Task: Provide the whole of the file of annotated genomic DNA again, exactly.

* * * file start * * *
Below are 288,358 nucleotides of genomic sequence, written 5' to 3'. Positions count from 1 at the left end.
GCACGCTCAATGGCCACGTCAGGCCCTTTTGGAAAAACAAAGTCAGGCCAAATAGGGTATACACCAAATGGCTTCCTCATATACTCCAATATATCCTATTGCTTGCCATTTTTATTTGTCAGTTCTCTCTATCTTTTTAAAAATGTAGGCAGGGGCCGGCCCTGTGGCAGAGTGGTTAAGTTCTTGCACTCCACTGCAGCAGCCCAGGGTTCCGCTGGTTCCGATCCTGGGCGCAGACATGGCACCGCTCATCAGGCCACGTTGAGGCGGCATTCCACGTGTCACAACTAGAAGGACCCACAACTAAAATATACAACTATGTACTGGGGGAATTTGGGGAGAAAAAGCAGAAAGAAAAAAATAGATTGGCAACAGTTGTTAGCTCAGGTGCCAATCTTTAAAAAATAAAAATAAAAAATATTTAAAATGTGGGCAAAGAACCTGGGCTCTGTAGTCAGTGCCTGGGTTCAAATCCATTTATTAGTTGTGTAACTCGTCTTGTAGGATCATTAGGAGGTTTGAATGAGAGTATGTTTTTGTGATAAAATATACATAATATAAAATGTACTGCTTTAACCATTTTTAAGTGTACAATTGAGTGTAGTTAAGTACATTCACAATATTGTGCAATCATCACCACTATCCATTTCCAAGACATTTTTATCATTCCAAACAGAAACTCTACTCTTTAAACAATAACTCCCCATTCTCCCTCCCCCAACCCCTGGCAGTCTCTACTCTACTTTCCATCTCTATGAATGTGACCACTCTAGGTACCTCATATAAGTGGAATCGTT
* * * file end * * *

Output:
Below are 288,358 nucleotides of genomic sequence, written 5' to 3'. Positions count from 1 at the left end.
GCACGCTCAATGGCCACGTCAGGCCCTTTTGGAAAAACAAAGTCAGGCCAAATAGGGTATACACCAAATGGCTTCCTCATATACTCCAATATATCCTATTGCTTGCCATTTTTATTTGTCAGTTCTCTCTATCTTTTTAAAAATGTAGGCAGGGGCCGGCCCTGTGGCAGAGTGGTTAAGTTCTTGCACTCCACTGCAGCAGCCCAGGGTTCCGCTGGTTCCGATCCTGGGCGCAGACATGGCACCGCTCATCAGGCCACGTTGAGGCGGCATTCCACGTGTCACAACTAGAAGGACCCACAACTAAAATATACAACTATGTACTGGGGGAATTTGGGGAGAAAAAGCAGAAAGAAAAAAATAGATTGGCAACAGTTGTTAGCTCAGGTGCCAATCTTTAAAAAATAAAAATAAAAAATATTTAAAATGTGGGCAAAGAACCTGGGCTCTGTAGTCAGTGCCTGGGTTCAAATCCATTTATTAGTTGTGTAACTCGTCTTGTAGGATCATTAGGAGGTTTGAATGAGAGTATGTTTTTGTGATAAAATATACATAATATAAAATGTACTGCTTTAACCATTTTTAAGTGTACAATTGAGTGTAGTTAAGTACATTCACAATATTGTGCAATCATCACCACTATCCATTTCCAAGACATTTTTATCATTCCAAACAGAAACTCTACTCTTTAAACAATAACTCCCCATTCTCCCTCCCCCAACCCCTGGCAGTCTCTACTCTACTTTCCATCTCTATGAATGTGACCACTCTAGGTACCTCATATAAGTGGAATCGTT